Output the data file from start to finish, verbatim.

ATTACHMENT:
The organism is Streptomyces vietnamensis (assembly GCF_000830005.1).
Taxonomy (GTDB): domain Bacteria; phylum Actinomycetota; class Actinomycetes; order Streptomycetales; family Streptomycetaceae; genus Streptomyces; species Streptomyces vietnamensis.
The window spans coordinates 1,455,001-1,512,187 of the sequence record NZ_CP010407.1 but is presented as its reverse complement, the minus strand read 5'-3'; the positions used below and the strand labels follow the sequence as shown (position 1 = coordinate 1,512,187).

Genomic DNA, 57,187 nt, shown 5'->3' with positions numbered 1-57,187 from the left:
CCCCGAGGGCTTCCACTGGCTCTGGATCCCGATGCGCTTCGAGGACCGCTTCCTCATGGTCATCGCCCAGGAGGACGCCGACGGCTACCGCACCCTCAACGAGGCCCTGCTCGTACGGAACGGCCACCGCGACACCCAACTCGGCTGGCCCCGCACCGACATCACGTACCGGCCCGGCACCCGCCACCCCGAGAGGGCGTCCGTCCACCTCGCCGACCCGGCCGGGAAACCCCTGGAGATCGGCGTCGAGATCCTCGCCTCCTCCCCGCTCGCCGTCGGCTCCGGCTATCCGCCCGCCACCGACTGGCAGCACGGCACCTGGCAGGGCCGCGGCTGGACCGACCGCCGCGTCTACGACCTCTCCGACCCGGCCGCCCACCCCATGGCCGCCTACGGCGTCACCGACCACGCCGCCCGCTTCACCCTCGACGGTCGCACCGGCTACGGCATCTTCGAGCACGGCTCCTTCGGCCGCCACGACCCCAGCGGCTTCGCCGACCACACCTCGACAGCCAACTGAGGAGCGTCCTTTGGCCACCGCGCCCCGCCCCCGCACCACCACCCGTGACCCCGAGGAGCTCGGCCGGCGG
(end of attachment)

The organism is Streptomyces vietnamensis (assembly GCF_000830005.1).
Taxonomy (GTDB): domain Bacteria; phylum Actinomycetota; class Actinomycetes; order Streptomycetales; family Streptomycetaceae; genus Streptomyces; species Streptomyces vietnamensis.
The window spans coordinates 1,455,001-1,512,187 of the sequence record NZ_CP010407.1 but is presented as its reverse complement, the minus strand read 5'-3'; the positions used below and the strand labels follow the sequence as shown (position 1 = coordinate 1,512,187).

Genomic DNA, 57,187 nt, shown 5'->3' with positions numbered 1-57,187 from the left:
CCCCGAGGGCTTCCACTGGCTCTGGATCCCGATGCGCTTCGAGGACCGCTTCCTCATGGTCATCGCCCAGGAGGACGCCGACGGCTACCGCACCCTCAACGAGGCCCTGCTCGTACGGAACGGCCACCGCGACACCCAACTCGGCTGGCCCCGCACCGACATCACGTACCGGCCCGGCACCCGCCACCCCGAGAGGGCGTCCGTCCACCTCGCCGACCCGGCCGGGAAACCCCTGGAGATCGGCGTCGAGATCCTCGCCTCCTCCCCGCTCGCCGTCGGCTCCGGCTATCCGCCCGCCACCGACTGGCAGCACGGCACCTGGCAGGGCCGCGGCTGGACCGACCGCCGCGTCTACGACCTCTCCGACCCGGCCGCCCACCCCATGGCCGCCTACGGCGTCACCGACCACGCCGCCCGCTTCACCCTCGACGGTCGCACCGGCTACGGCATCTTCGAGCACGGCTCCTTCGGCCGCCACGACCCCAGCGGCTTCGCCGACCACACCTCGACAGCCAACTGAGGAGCGTCCTTTGGCCACCGCGCCCCGCCCCCGCACCACCACCCGTGACCCCGAGGAGCTCGGCCGGCGG